Wednesday, February 25, 2004

I wrote this years ago, for a creative writing class, hope it makes sense still.

The Barefoot Doctor

They called her the "barefoot doctor." She often didn't have time to put her shoes on before the middle-of-the-night knock on the door -- another villager's baby to be born, another feverish child to soothe.

Rumors had it she was from the city. When village gossipers ask her whether she had a family and where they were, she always deflected the question back to them.

"I have had more babies than I could remember..." She smoothed back her short jet-black hair, held with a spiral-shaped tortoise shell barrette. The clip meandered on her hair like a serpent, weaving in and out of the silky strands. She has delivered a succession of boys ever since the beginning of her practice and was popular among the villagers.

Eventually Guan Ming, the shop-keeper in the village, found out the secret from a traveling salesman. The barefoot doctor was driven out by her husband's family since she was barren. The gossipers stopped asking her prying questions then. Instead, they asked about whether the babies carried by their daughters were male or female.

"Why do you need to know?" She would smile and say.

"Daughters are like water poured on the ground - you can't get them back once they're out the door." The gossipers would cluck their tongue and shake their heads with frustration. They would give the usual reasons -- a girl takes on her husband's name, and one's own lineage stops there. Plus, a girl can't watch the fields at night by herself. Several attacks have happened when a lone female watermelon crop watcher was attacked by a group of marauders.

At the end of the monsoon season, when the flooding has stopped, but the ground was still moist & wet, Guan's third daughter, Yuan Yuan, went into labor. Her water broke at midnight and didn't stop. The barefoot doctor rushed to the small bamboo-shrouded house and started her preparations.

It was the woman's first birth and it was taking a long time. The barefoot doctor loosened the mosquito net around the bed and tried to bring more fresh air in. Then she saw it, a green snake, perched on the edge of the mosquito net's opening, its sliver of a tongue licking the edges of the gauzy fabric.

Guan saw it too and tried to grasp on to a spot seven inches from the snake's tail, thought to be a snake's Achilles heel. Yuan Yuan was breathing heavily, trying to push the baby out. When Guan tried again to tackle the snake, the barefoot doctor said,

"It's okay, it's only a field snake. They eat grains, not people."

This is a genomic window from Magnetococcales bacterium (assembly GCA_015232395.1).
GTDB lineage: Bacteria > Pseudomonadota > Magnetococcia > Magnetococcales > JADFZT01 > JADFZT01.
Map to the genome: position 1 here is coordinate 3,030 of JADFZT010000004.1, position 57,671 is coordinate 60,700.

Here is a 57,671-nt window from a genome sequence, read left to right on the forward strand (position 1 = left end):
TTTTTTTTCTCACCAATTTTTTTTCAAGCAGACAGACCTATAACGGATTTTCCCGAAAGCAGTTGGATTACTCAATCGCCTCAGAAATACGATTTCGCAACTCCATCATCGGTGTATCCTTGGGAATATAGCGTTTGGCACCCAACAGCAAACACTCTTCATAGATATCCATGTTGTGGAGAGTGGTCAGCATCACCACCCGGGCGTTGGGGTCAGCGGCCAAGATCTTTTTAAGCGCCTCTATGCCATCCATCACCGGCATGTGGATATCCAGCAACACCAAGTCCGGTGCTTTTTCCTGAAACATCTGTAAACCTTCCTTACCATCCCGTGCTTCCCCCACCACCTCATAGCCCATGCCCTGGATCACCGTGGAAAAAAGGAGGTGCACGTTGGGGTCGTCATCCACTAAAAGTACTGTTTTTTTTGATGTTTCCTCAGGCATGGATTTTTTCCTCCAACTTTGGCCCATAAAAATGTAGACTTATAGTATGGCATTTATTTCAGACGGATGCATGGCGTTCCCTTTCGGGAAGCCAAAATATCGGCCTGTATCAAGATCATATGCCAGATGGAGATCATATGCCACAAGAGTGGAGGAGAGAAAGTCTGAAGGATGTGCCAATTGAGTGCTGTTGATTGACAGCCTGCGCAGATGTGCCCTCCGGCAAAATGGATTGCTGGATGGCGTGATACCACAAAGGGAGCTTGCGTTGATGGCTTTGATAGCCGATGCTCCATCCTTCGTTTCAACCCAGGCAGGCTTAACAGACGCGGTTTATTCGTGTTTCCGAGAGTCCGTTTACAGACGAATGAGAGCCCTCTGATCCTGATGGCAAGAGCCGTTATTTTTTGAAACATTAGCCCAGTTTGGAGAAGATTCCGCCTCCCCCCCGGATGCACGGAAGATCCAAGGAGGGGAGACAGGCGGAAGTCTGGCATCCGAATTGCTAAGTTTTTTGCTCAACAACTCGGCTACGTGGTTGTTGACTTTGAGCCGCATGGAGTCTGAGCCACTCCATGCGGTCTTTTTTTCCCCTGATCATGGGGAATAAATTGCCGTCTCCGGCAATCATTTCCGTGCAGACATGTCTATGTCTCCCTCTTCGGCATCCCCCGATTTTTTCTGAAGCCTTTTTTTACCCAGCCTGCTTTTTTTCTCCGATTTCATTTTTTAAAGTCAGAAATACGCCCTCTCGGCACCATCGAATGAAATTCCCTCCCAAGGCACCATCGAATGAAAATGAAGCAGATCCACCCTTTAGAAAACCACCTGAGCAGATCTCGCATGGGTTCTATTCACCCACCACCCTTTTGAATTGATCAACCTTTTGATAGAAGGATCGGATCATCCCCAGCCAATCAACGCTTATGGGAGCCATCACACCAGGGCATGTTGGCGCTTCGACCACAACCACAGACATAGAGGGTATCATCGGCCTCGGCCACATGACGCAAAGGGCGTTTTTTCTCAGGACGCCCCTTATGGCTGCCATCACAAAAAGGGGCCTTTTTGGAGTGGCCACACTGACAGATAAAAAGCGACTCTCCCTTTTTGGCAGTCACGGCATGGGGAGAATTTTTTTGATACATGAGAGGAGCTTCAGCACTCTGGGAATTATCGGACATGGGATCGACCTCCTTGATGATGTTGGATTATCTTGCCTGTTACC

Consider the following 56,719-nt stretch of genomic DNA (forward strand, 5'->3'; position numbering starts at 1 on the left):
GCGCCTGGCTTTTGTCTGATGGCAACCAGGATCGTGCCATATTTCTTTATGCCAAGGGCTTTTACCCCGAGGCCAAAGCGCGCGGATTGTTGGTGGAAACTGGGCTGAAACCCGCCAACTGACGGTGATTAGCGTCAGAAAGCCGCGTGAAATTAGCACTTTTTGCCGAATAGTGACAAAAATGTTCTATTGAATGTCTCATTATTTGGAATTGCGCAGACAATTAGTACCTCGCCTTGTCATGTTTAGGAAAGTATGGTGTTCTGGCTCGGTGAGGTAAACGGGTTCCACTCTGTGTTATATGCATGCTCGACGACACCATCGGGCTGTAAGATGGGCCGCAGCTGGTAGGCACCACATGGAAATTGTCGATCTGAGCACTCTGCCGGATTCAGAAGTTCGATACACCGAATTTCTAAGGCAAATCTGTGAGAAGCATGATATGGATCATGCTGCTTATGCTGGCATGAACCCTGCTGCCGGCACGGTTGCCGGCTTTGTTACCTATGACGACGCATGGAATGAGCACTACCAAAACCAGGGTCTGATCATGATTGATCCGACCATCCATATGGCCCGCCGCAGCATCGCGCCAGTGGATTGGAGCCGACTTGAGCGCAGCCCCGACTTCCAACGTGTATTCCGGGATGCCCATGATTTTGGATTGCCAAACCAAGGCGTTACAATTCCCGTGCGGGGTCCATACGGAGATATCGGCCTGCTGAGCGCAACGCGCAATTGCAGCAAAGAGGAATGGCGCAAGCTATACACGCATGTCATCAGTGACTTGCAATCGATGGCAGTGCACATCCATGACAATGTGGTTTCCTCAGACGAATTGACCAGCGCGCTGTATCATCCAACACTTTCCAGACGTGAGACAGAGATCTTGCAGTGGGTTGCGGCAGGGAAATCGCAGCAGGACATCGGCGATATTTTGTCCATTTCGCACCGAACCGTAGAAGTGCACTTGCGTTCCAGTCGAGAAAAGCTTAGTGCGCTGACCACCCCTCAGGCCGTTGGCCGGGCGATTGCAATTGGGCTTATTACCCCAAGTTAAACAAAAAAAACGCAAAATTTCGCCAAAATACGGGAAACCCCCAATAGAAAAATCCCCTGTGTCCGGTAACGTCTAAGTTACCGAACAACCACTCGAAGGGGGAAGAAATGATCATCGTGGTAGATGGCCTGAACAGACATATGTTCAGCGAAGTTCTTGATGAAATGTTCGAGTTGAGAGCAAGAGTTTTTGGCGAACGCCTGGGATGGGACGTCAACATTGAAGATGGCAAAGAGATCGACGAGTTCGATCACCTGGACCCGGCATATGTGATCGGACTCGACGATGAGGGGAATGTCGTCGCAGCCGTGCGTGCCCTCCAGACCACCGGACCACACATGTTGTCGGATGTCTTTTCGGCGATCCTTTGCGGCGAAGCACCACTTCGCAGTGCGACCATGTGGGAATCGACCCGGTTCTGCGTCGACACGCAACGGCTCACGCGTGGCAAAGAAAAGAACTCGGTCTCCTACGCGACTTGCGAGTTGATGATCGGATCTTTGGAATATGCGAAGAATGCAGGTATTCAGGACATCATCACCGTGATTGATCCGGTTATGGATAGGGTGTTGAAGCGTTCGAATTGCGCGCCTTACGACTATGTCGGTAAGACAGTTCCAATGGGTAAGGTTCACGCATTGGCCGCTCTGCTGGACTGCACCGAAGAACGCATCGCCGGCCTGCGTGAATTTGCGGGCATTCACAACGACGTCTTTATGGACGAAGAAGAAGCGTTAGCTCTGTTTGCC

"So long you deliver us a boy, I don't care if the snake stays on as a baby-sitter!" Guan's
face reddened with the outburst.

Just then Yuan Yuan screamed, the baby's head poked out, and everyone forgot about the snake. The whole family crowded around to see the baby -- it was a girl. The snake was still perched atop the netting, oblivious to the commotion. Many comments were made, the main one being:

"You've delivered 48 boys, and now you give us a girl?"

The barefoot doctor tried to explain but there was no time for words, for the snake has slithered onto Yuan Yuan. The doctor dove forward and tried to grasp the snake's tail but it was too late. Yuan Yuan's blood flowed from the wound in her throat and mingled together with the white bedspread and the green snake skin.

The Guan clan threw the doctor out of the house, and flung her medicine bag after her.

"But what about Yuan Yuan?" The doctor wailed. The snake was thrown out too, its torso chopped into pieces by a machete.

After that night the doctor no longer had appointments, her reputation as a boy-deliverer shattered. She still lived in the same rickety house that she rented before. The few that bothered to visit her claimed they saw many snakes there, some hiding in shrubs outside, some hiding in corners of the damp stairwells.

The next year was the year of the serpent in the Chinese zodiac, and the barefoot doctor delivered a healthy baby boy by herself. Speculation was rampant about who the baby's father was, the most popular theory said it was the snakeman.

When the doctor took her baby out to the market, she would dress him in green. People watched her walk away, her black hair pinned up in a chignon now, held with the same serpent-like barrette.

What Never Sells in China...

Self-tanner. I had so many women come in today, asking for the Shiseido UVWhite kit, because pale is considered more attractive, for women especially. A dark complexion is seen as closer to the peasants' skin tone and undesirable. Yet I see ads here touting tinted this and self-tanner that -- Americans see tanned skin as equivalent to good health and having had a vacation -- so pale is out I guess.